Review: iLuv iSP202 MobiTour Bluetooth Speaker
While we called out the Jawbone Jambox two years ago as overpriced and sonically underequipped, there was no question that the small, boxy $200 speaker landed in what's known as a blue ocean -- a segment of the market where there wasn't a lot of direct competition. After repackaging Soundmatters' pioneering small Bluetooth speaker foxL in a more stylish Yves Behar-designed enclosure, Jawbone aggressively marketed the Jambox in an increasingly diverse range of colors and textures, winning fans who were less concerned about the sonic performance for the price than its clean looks. Major and minor speaker makers alike took notice, and rushed various small wireless alternatives to market, trying strategies ranging from "same price, better performance" to "lower price, similar performance" and "lower price, lower performance." Having covered many earlier and in some cases superior options in prior reviews, we're taking quick looks today at seven new Jambox alternatives, all less expensive than Jawbone's basic model. The prices range from $59 to $150, and though their shapes, features, and performance vary considerably, any one will save you at least $50 relative to the Jambox, and several markedly outperform it, too.
All of today’s speakers have several things in common. They’re all built primarily as Bluetooth wireless speakers with support for Bluetooth 2.0 and newer devices, which is to say that they’ll work in wireless mode with all iPads, all iPod touches and iPhones except the original models, and even the latest seventh-generation iPod nano—reliably at 30-foot distances, sometimes longer. Each has an auxiliary 3.5mm wired option if you needed it. Every speaker comes with a charging cable and has a rechargeable battery built in, with a run time of roughly 4 and sometimes more hours, though longevity is dependent on the volume level you pick. And finally, they’re all super portable: though their shapes are different, each could be placed in a purse or backpack with ease, though there’s variation in the resilience of the materials chosen by each developer, so some will emerge more unscathed than others.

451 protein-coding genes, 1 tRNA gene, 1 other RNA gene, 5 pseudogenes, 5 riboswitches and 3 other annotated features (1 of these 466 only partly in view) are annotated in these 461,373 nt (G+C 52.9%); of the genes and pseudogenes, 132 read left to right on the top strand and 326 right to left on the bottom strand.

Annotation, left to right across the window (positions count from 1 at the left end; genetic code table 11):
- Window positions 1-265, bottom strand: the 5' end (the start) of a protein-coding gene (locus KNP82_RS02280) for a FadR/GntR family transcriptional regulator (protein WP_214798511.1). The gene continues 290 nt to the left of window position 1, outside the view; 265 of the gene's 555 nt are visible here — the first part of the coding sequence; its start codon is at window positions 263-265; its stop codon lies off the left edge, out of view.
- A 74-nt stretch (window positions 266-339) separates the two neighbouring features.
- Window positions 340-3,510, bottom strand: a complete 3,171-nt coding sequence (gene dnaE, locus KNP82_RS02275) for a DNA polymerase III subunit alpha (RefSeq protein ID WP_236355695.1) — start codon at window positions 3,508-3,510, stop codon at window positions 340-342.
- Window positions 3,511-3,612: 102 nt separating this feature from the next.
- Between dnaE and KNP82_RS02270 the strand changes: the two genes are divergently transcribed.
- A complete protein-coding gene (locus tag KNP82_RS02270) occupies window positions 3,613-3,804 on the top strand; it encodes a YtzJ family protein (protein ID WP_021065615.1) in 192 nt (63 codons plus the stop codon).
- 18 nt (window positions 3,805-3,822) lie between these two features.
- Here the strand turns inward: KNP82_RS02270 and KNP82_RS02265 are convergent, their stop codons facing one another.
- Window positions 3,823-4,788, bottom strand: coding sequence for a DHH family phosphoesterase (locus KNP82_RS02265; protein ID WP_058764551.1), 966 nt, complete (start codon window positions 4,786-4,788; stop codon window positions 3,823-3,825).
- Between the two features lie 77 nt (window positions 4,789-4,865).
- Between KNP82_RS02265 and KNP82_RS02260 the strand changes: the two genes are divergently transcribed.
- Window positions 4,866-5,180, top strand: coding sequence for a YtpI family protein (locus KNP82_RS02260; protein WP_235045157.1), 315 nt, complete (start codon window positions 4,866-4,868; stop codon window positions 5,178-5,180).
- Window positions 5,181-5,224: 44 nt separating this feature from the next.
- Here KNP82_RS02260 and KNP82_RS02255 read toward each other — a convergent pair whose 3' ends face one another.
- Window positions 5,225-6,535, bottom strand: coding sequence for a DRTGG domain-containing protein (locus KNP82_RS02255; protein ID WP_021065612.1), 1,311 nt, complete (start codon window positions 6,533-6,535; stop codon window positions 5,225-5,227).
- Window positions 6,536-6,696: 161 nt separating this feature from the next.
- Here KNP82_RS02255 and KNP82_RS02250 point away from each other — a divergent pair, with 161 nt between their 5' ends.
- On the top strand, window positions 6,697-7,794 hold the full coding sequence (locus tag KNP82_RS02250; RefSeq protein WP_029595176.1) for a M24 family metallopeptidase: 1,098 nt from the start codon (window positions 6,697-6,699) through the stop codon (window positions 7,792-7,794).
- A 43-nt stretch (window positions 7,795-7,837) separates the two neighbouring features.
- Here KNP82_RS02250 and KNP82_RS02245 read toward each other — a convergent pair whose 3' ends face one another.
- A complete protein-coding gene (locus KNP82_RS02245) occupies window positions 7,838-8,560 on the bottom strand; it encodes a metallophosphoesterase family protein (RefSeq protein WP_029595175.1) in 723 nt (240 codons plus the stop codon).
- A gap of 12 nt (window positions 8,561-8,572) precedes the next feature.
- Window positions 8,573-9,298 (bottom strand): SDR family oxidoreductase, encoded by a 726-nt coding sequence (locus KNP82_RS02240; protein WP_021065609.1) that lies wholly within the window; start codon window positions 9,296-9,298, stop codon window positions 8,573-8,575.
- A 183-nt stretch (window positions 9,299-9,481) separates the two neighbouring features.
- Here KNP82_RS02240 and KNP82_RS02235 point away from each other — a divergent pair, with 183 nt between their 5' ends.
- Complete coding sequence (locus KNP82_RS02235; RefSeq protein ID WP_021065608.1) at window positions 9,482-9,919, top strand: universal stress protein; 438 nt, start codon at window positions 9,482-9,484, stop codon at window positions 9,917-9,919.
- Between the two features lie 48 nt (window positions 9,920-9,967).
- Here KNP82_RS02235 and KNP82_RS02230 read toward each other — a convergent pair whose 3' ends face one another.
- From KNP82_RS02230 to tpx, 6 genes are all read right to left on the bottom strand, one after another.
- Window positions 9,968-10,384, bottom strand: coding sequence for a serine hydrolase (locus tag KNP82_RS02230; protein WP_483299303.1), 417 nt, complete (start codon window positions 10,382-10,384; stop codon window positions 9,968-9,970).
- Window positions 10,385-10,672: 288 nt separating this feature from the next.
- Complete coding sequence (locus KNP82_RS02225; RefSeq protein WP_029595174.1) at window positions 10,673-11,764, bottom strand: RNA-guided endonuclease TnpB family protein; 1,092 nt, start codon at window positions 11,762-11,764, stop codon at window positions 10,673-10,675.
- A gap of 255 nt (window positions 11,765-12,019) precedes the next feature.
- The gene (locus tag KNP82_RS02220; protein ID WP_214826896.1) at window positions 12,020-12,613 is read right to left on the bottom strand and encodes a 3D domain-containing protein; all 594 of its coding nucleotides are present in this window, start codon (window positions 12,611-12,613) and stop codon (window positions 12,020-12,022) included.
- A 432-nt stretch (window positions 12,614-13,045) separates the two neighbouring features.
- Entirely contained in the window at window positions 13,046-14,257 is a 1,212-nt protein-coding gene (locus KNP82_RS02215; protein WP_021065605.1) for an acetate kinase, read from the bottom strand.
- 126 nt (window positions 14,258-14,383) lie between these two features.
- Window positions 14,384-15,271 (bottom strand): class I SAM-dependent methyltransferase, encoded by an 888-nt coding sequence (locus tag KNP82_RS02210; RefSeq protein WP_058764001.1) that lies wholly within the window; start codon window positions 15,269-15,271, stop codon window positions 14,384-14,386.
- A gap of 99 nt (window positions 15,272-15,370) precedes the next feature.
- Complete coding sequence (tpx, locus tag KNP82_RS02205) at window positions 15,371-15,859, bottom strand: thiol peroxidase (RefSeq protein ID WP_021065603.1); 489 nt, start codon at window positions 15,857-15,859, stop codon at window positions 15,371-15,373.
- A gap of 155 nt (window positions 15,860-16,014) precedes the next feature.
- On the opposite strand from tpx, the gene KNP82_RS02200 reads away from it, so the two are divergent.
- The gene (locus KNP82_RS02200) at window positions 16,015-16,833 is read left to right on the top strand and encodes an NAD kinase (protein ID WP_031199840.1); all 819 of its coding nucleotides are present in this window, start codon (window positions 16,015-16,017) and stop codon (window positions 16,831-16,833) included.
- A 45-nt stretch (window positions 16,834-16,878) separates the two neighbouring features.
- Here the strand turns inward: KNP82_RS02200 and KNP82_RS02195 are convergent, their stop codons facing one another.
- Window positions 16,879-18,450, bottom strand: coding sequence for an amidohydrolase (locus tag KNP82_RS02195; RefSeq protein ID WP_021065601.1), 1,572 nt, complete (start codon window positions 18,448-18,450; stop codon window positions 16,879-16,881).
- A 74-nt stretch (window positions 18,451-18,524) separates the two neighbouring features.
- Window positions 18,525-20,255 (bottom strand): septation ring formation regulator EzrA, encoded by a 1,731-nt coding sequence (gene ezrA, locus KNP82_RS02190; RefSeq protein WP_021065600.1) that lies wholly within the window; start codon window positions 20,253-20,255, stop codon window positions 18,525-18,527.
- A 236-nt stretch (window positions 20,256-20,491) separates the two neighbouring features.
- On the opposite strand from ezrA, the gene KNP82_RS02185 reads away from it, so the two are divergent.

iLuv’s latest option is called iSP202 MobiTour ($80), and as you might guess from these photos, it’s taking on the Jambox by radically undercutting its price and making some design tradeoffs. Roughly a half-inch longer than the Jambox and a quarter-inch taller at its peak, MobiTour uses an angular, entirely plastic design that ranges from a quarter- to a half-inch thinner in depth, appearing to be reclining when set on a flat surface. iLuv uses the extra surface area on its face to clearly identify three speaker drivers, and offers MobiTour in nine colors that are similar to options in Apple’s current iPod nano lineup. A micro USB to USB cable is included for charging the battery, which iLuv only claims lasts “for extended play.”
Between the unit’s plastic chassis, radiating dot pattern front, and heavily sticker-cluttered back, there’s no confusing MobiTour’s design with the classier Jambox—even the top volume and play/pause buttons are plain, with a simpler power switch to the side—but it’s clear that iLuv’s pitch is simpler. MobiTour performs audio at the same volume level as Jambox, but unlike JBL’s Flip, iLuv strips out the speakerphone functionality and some of the sonic depth to achieve an even lower price point.
Consequently, MobiTour sounds even closer to a pocket radio, with a flatter, midrange-focused presentation of songs that isn’t really noteworthy in any way. There’s modest stereo separation in what appear to be left- and right-channel tweeters, focused on treble, while the central driver is a midrange performer without any particular aptitude in bass. Songs that have a little low-end oomph on Jambox are basically flat on MobiTour; only high-pitched notes or beats stand out a little. This is a budget speaker that sounds like a budget speaker—below the Jambox in all regards, but a lot less expensive.
The two most appealing aspects of MobiTour are the variety of available colors and the low price, which push this model firmly into flat B territory. While the sonic performance isn’t great, iLuv’s price tag and cosmetic variety are so aggressive by small Bluetooth speaker standards that MobiTour is a viable option for highly budget-conscious users. It’s not the best little wireless speaker we’ve heard, but it’s one of the most affordable, and worthy of our general recommendation.